Jar Kitchen, 176 Drury Lane, Covent Garden, WC2B 5QF (Open Tues-Fri 8am-9pm, Sat 10am-4.30pm; 0207 405 4255; hello@jarkitchen.com; www.jarkitchen.com)

Read more: http://www.tntmagazine.com/london/food-and-drink/restaurant-review-jar-kitchen-london-wc2

Restaurant of the week: M Restaurants

Top of the charts of popular New Year resolutions? To lose the pounds we packed on, over Christmas. However half way through January – if you’re anything like the Haute Time team – chances are you’ve had enough of being cooped up at home, consuming a carb free diet.

Happily eating healthily doesn’t HAVE to mean house arrest. If you want to dine out sans guilt, follow in Haute Time’s well heeled footsteps and make for M – aka Martin Williams’ first solo venture.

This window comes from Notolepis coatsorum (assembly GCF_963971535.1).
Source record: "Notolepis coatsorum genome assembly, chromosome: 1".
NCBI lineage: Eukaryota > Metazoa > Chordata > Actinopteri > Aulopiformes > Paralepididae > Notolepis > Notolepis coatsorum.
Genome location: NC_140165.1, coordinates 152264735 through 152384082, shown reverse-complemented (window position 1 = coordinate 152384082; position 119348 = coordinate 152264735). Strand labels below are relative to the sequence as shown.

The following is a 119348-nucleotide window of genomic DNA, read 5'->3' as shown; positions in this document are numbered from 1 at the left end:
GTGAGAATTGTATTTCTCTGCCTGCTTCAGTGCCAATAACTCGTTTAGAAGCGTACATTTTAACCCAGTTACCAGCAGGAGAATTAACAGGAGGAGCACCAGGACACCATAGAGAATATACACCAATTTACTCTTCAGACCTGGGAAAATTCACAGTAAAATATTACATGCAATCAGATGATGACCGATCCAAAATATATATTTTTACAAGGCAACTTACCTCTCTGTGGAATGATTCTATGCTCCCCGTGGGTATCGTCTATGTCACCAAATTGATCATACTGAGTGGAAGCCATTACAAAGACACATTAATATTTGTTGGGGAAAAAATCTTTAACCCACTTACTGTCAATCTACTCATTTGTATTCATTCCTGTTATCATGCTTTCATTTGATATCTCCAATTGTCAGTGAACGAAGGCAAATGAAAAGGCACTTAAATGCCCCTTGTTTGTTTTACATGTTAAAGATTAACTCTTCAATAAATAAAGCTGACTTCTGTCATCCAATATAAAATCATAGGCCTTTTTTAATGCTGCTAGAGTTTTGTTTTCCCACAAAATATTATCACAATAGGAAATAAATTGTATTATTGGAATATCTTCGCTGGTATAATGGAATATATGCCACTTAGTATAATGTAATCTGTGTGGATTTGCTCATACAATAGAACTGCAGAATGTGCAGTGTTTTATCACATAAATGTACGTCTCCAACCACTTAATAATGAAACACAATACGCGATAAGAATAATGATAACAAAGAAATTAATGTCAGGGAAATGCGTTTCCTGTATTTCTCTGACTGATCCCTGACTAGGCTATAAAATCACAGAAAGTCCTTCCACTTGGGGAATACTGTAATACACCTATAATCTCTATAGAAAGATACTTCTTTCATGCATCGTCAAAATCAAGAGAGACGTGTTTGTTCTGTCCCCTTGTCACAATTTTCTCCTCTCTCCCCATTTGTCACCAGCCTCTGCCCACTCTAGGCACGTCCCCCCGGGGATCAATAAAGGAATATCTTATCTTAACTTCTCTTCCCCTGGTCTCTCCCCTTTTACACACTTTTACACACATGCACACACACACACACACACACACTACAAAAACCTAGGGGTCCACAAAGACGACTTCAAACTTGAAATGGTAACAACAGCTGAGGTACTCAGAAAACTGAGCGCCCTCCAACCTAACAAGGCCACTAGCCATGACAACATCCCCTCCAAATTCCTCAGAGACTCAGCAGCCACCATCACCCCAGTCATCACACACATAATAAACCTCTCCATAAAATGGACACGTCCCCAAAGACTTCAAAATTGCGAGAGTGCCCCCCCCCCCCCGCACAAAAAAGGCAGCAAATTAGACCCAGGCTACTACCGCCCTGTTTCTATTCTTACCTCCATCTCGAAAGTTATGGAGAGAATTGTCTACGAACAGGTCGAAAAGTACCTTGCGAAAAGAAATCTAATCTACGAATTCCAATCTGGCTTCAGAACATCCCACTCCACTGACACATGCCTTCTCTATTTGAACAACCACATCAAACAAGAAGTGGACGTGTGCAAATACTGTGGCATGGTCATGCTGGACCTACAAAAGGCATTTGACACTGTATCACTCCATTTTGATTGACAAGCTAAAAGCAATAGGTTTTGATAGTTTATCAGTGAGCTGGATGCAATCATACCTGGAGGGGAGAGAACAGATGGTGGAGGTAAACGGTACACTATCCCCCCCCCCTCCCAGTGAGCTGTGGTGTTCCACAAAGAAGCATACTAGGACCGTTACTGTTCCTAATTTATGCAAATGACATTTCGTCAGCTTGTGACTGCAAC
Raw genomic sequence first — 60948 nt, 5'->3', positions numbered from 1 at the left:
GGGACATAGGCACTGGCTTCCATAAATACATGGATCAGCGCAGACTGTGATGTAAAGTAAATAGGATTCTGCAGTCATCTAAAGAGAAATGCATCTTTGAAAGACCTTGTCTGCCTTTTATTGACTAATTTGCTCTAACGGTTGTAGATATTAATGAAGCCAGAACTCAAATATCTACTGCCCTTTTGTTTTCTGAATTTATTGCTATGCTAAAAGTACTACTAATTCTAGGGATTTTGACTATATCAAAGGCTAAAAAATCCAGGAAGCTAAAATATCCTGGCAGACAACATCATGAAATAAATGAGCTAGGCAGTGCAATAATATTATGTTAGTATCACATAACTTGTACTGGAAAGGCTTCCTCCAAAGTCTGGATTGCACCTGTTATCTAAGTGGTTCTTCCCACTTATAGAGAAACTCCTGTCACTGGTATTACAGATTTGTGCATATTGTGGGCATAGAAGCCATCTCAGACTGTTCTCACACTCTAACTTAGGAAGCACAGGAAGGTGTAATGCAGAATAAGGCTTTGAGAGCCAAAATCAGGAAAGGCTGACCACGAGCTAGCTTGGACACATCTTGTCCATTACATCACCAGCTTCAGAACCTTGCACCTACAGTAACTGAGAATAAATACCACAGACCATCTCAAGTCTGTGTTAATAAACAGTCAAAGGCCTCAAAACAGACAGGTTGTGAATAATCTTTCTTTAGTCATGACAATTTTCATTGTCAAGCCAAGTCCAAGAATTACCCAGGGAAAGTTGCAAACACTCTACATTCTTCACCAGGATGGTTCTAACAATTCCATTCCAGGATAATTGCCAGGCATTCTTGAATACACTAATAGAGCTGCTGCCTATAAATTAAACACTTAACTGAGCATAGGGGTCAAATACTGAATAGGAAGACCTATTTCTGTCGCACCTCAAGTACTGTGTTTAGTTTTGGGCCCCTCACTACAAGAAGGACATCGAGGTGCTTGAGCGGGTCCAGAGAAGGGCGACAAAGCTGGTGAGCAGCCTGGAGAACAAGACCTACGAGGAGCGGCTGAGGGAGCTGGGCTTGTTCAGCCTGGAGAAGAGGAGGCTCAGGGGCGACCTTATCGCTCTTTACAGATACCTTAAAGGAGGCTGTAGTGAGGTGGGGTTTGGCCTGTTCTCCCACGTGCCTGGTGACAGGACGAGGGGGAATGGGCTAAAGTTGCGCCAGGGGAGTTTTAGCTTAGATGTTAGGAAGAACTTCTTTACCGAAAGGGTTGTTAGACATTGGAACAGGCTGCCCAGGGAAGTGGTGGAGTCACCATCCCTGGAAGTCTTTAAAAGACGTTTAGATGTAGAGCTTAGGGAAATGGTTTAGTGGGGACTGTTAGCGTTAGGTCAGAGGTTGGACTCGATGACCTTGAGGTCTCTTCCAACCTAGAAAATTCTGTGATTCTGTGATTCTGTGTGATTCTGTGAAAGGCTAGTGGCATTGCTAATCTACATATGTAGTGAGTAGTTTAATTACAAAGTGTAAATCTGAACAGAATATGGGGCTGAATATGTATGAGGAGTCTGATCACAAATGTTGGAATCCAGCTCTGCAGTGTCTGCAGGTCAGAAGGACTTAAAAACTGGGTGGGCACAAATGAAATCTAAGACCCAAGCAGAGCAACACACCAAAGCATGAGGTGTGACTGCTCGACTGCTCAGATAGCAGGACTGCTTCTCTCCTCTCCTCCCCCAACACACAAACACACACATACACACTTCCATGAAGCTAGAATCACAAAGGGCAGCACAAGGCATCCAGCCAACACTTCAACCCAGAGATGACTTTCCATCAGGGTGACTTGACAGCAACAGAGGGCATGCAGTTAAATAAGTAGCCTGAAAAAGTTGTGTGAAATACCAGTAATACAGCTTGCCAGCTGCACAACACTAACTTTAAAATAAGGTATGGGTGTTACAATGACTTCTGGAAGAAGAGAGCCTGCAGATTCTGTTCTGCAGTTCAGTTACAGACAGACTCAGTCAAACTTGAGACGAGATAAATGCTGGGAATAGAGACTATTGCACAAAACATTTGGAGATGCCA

The former Gaucho boss’ new venue – whose launch in November 2014 attracted the A list likes of Keith Allen, Michelin-starred chef Tom Aikens, cricket ace Michael Vaughn, Heather Kurzner and Tiny Tempah who performed a string of hits including Earthquake, RIP, Pass Out andTrampoline – encompasses a drop dead gorgeous cocktail bar, a wine tasting room, a secret den and four private dining and events spaces plus two restaurants, Grill and Raw. The former serves serving £149 Kobe steaks and  £3,000 bottles of wine but if you’re still on a January health kick, then Raw – which as the name suggest, specialises in small plates of raw food – is the restaurant for you.


Sounds tedious? That’s what we thought until we picked up our chopsticks and got stuck into that’s full of some of the most saintly sounding but delicious dishes imaginable.